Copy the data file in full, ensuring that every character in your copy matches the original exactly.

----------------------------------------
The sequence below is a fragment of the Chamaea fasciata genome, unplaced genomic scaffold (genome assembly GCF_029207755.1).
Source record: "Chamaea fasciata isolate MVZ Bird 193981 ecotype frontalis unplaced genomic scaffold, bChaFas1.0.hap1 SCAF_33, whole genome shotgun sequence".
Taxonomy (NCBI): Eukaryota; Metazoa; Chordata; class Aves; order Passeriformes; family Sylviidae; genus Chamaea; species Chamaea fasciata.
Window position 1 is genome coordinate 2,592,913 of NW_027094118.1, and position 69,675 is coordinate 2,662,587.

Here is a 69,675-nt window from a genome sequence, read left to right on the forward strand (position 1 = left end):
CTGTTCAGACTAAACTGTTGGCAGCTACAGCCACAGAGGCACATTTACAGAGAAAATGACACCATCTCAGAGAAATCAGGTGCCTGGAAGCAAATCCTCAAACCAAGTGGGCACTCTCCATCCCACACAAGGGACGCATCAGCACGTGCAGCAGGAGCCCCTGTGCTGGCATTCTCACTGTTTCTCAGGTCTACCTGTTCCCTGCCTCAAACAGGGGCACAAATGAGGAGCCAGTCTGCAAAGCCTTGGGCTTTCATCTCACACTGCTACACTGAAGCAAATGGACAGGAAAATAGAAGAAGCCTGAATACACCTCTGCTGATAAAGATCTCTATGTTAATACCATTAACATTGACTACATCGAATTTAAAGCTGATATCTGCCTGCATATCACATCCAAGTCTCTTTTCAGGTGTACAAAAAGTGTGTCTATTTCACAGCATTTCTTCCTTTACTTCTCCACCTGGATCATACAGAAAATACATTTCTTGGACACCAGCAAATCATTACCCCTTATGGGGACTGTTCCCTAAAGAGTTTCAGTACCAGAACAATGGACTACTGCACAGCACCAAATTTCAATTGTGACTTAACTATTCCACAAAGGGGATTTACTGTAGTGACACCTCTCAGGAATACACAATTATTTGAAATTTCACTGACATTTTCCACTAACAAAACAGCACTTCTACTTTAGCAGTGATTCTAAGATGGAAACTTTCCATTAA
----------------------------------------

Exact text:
The sequence below is a fragment of the Chamaea fasciata genome, unplaced genomic scaffold (genome assembly GCF_029207755.1).
Source record: "Chamaea fasciata isolate MVZ Bird 193981 ecotype frontalis unplaced genomic scaffold, bChaFas1.0.hap1 SCAF_33, whole genome shotgun sequence".
Taxonomy (NCBI): Eukaryota; Metazoa; Chordata; class Aves; order Passeriformes; family Sylviidae; genus Chamaea; species Chamaea fasciata.
Window position 1 is genome coordinate 2,592,913 of NW_027094118.1, and position 69,675 is coordinate 2,662,587.

Here is a 69,675-nt window from a genome sequence, read left to right on the forward strand (position 1 = left end):
CTGTTCAGACTAAACTGTTGGCAGCTACAGCCACAGAGGCACATTTACAGAGAAAATGACACCATCTCAGAGAAATCAGGTGCCTGGAAGCAAATCCTCAAACCAAGTGGGCACTCTCCATCCCACACAAGGGACGCATCAGCACGTGCAGCAGGAGCCCCTGTGCTGGCATTCTCACTGTTTCTCAGGTCTACCTGTTCCCTGCCTCAAACAGGGGCACAAATGAGGAGCCAGTCTGCAAAGCCTTGGGCTTTCATCTCACACTGCTACACTGAAGCAAATGGACAGGAAAATAGAAGAAGCCTGAATACACCTCTGCTGATAAAGATCTCTATGTTAATACCATTAACATTGACTACATCGAATTTAAAGCTGATATCTGCCTGCATATCACATCCAAGTCTCTTTTCAGGTGTACAAAAAGTGTGTCTATTTCACAGCATTTCTTCCTTTACTTCTCCACCTGGATCATACAGAAAATACATTTCTTGGACACCAGCAAATCATTACCCCTTATGGGGACTGTTCCCTAAAGAGTTTCAGTACCAGAACAATGGACTACTGCACAGCACCAAATTTCAATTGTGACTTAACTATTCCACAAAGGGGATTTACTGTAGTGACACCTCTCAGGAATACACAATTATTTGAAATTTCACTGACATTTTCCACTAACAAAACAGCACTTCTACTTTAGCAGTGATTCTAAGATGGAAACTTTCCATTAA